When Falkirk folk talk about the ‘Wall’ they most often mean the barrier erected by those pesky Romans to keep barbarians from Fife and further north away from the peaceful territories here in the south.
But there was another wall not often mentioned which played an important part in Falkirk’s mediaeval development.
It was certainly not of Antonine proportions or as big as the town walls of Stirling or Edinburgh – probably much more like a low dyke surrounding the core of the town which then consisted of the High Street, a network of closes and wynds and the garden grounds stretching north and south behind the properties.
We know from surviving records that the lands on each side of the “the Kingis Streite” were being feued in the 16th century though who exactly was doing the feuing and subsequent building is not clear.
In the early 1800s a local writer called Robert Kier described stone buildings with the date 1513 being demolished.
He also identified the five ‘ports’ or gates of the town which were placed at various points in the wall. One of these, the East Port not far from where the York Café stands was still there in the late 1700s though in a poor condition.
Kier says that “the ports were built in 1585; they were arched gateways of stone, battlemented on top, with arrow and hagbut loopholes in the side walls ... there was a circular vizzying hole through which the armed porter might reconnoitre those who demanded entrance.”
They probably resembled the surviving West Port of St Andrews from the same period though not quite so fancy or substantial.
We know the location of the other gates: the West Port stood on the High Street near the Lint Riggs, the North Port on Vicar Street near Bank Street, the South Port on the Cow Wynd probably near Bean Row and Westquarter (or Bantaskine) Port close to the top of the Howgate now beneath the shopping centre.
It was called Westquarter Port because of its proximity to the Great Ludging, the town house of the Livingstons of Westquarter where Waterstones is today. The wall itself was probably constructed around the beginning of the 17th century and that the “indwellers” were responsible to the Livingston’s Regality Court for building and maintaining both the wall and the ports.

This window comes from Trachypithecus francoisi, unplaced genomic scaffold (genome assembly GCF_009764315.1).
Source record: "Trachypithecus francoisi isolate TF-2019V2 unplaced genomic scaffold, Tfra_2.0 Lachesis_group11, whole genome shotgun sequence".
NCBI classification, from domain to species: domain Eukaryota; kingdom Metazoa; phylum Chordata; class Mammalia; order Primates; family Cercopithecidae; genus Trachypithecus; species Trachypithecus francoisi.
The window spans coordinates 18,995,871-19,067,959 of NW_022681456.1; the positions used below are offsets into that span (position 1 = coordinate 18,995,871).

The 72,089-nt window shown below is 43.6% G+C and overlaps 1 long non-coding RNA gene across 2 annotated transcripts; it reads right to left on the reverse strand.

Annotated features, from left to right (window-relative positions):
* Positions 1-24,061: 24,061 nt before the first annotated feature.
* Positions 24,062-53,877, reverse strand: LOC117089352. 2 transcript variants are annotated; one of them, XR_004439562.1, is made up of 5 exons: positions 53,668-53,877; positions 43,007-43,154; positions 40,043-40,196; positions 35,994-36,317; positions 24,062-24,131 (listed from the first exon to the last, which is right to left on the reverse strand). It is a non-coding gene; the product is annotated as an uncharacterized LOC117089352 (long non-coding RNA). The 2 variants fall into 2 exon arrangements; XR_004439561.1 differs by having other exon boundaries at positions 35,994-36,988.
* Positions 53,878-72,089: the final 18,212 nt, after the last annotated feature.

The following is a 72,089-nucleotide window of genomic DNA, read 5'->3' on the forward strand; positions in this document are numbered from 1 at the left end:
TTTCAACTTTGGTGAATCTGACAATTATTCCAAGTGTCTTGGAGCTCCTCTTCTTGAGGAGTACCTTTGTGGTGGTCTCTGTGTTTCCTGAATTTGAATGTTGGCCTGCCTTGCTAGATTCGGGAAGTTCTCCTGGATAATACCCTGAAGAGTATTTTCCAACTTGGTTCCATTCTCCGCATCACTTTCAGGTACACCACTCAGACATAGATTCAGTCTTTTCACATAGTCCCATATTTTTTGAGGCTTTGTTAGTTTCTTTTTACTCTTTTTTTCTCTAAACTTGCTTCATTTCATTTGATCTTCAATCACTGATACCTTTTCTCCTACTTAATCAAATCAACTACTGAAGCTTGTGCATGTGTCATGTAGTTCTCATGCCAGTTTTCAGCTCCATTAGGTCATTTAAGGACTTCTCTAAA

Whether they were a real deterrent to people planning bad things for the town or a way of containing or deterring wandering animals is not clear.
It was certainly a method of marking the boundary of the burgh and even today we can see that the historic centre is still in outline much the same.
It is difficult to be exactly sure of the line of the wall but it probably followed today’s Bank Street and Newmarket Street to the north and Bean Row and the Pleasance to the south. No doubt as more peaceful times arrived and visitations of the plague ceased the wall fell into disrepair like much else in the old burgh and eventually disappeared.
Some years ago John Reid gave an interesting talk to the History Society about this ‘other wall’ and at the moment he and a couple of other members are re-examining the surviving records in a new attempt to trace the evolution of the town from the earliest days.
We are doing this as part of Falkirk’s Townscape Heritage Initiative which is bringing about the welcome refurbishment of some of our most interesting and important buildings including Johnston’s butchers in the Cow Wynd now completed and the Town Steeple just about to start.